How doing less yardwork can help keep Alberta's bat populations healthy

·2 min read
This little brown bat is nicknamed bookstore bat. He was saved by the Alberta Institute for Wildlife Conservation after spending days at The Next Page bookstore in Calgary.  (Alberta Institute for Wildlife Conservation                                             - image credit)
This little brown bat is nicknamed bookstore bat. He was saved by the Alberta Institute for Wildlife Conservation after spending days at The Next Page bookstore in Calgary. (Alberta Institute for Wildlife Conservation - image credit)

An Alberta wildlife group is encouraging people to lay off the yardwork to help keep the province's bat populations healthy.

Jessica Hay, a wildlife rehabilitator at the Alberta Institute for Wildlife Conservation near Madden, Alta., northwest of Calgary, says leaving the leaves alone allows bats to prepare for a long winter.

"Leaves can kind of help the insect population stay on the ground ... it gives bats the ability to be able to eat in the season when we're losing our insects," she said.

Alberta has two main bat types — tree and crevasse bats — both of which are insectivores. Tree bats will migrate south for the winter, but crevasse bats hibernate and need a large supply of insects in the fall.

Population declining

Hay said there are a lot of bats in southern Alberta, but the population is on the decline.

One big reason is the use of pesticides, which affect insect populations, and in turn bats. They can also be affected by certain illnesses, such as the fungal disease white-nose syndrome.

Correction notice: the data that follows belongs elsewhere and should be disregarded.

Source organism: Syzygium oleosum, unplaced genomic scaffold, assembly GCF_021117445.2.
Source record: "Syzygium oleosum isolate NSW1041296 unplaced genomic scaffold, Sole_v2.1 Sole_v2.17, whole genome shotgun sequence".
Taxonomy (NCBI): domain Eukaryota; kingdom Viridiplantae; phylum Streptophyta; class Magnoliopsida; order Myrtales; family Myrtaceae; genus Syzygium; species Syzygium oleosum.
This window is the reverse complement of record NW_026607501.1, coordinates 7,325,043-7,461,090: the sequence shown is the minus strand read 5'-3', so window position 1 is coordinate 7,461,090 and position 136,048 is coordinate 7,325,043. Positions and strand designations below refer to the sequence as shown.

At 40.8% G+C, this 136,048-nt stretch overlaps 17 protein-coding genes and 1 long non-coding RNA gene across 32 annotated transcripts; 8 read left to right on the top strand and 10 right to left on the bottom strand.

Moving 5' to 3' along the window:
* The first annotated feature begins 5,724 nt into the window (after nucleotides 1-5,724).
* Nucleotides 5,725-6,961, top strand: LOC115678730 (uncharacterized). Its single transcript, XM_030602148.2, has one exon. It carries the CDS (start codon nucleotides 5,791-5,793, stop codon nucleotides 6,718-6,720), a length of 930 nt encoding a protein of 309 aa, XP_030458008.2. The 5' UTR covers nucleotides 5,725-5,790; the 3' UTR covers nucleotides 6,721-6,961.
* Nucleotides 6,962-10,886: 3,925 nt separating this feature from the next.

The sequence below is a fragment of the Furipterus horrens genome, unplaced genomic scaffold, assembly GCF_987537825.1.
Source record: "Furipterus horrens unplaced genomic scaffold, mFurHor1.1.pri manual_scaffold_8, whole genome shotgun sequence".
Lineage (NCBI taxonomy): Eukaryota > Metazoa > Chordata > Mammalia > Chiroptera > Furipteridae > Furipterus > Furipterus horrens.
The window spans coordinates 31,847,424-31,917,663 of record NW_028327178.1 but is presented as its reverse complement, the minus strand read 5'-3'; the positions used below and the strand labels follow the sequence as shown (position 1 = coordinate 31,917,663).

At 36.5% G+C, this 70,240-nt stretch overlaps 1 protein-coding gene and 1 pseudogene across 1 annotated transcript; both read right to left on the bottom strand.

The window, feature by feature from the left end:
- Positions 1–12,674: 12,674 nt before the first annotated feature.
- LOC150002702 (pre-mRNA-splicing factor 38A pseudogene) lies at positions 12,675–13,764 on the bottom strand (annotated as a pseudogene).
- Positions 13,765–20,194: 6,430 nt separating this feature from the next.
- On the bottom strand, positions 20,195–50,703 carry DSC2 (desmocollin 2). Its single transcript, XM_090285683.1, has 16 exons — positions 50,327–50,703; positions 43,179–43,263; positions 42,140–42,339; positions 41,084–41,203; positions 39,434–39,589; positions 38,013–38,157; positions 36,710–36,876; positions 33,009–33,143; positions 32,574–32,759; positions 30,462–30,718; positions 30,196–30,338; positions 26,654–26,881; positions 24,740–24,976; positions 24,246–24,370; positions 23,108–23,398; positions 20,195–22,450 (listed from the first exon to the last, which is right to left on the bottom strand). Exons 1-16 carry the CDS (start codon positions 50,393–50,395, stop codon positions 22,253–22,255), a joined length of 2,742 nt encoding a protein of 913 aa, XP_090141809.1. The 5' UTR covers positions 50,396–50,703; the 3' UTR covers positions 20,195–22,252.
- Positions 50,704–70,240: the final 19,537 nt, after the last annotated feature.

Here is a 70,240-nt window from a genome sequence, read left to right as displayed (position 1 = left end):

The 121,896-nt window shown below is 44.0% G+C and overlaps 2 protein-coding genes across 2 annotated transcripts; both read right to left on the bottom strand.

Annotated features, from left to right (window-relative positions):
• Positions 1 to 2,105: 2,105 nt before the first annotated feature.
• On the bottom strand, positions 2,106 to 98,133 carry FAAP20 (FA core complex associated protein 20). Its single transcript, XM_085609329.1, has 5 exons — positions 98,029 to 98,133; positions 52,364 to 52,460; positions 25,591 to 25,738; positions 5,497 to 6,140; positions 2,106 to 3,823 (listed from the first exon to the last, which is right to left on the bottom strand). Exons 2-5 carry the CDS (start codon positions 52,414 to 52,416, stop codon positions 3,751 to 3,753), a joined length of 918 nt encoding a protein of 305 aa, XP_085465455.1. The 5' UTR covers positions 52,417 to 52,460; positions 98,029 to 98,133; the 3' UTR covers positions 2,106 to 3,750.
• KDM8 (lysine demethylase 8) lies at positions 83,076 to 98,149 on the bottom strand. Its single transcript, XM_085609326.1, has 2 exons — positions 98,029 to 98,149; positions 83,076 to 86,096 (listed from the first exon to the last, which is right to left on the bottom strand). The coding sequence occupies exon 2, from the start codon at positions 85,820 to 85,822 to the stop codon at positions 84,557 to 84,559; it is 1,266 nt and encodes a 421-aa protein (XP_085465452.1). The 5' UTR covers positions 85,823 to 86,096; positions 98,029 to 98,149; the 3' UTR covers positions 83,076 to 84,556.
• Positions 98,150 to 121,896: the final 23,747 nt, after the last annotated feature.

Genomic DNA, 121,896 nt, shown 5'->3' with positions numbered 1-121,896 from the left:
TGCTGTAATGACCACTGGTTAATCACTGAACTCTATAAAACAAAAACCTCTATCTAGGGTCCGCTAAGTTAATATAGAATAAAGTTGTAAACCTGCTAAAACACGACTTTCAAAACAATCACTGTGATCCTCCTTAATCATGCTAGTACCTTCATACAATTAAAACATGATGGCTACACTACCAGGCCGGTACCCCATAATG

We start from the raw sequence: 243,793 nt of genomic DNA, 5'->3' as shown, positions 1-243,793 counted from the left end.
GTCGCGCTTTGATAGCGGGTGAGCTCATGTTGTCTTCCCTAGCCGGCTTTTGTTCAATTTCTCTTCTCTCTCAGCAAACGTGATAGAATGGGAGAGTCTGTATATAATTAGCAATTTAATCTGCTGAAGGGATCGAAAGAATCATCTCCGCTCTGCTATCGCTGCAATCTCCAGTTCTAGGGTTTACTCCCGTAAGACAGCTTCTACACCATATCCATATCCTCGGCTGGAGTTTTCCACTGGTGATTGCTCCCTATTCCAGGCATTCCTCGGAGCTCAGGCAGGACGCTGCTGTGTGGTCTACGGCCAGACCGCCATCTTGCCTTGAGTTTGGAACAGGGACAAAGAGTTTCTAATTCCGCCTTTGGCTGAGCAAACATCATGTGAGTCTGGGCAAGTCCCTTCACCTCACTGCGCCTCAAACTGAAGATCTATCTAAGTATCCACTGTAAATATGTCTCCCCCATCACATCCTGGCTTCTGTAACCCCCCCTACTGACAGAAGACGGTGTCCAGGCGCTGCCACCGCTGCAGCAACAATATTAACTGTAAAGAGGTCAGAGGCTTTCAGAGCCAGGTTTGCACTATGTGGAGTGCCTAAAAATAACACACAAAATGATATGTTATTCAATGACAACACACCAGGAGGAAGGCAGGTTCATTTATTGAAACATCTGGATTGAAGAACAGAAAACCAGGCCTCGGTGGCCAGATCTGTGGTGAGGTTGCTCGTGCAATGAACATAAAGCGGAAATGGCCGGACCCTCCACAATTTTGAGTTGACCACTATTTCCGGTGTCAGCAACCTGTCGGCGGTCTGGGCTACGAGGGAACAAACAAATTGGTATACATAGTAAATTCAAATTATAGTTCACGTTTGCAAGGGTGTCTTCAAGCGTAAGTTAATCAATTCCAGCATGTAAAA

"And just in general, you know, human-related instances always kind of mess up their population," Hay said.

Even for those who aren't bat lovers, keeping leaves on the ground in the fall is good for other kinds of animals including deer and moose, which eat leaves throughout the season.

Leaves are also beneficial for some species of birds because they provide camouflage.

"We have a lot of migratory bird species that are trying to move their way down south right now, and they're used to being able to hide in the trees, and with the leaves gone they don't really have that option as much," Hay said.

Hay said putting up bat boxes can benefit the bats — and your neighbours.

"That will help encourage bat populations to come by, " she said.

"It just kind of gives them a safe space to sleep during the day and kind of encourages them in your neighborhood because they eat a ton of bugs, so it's great to have them in the area."

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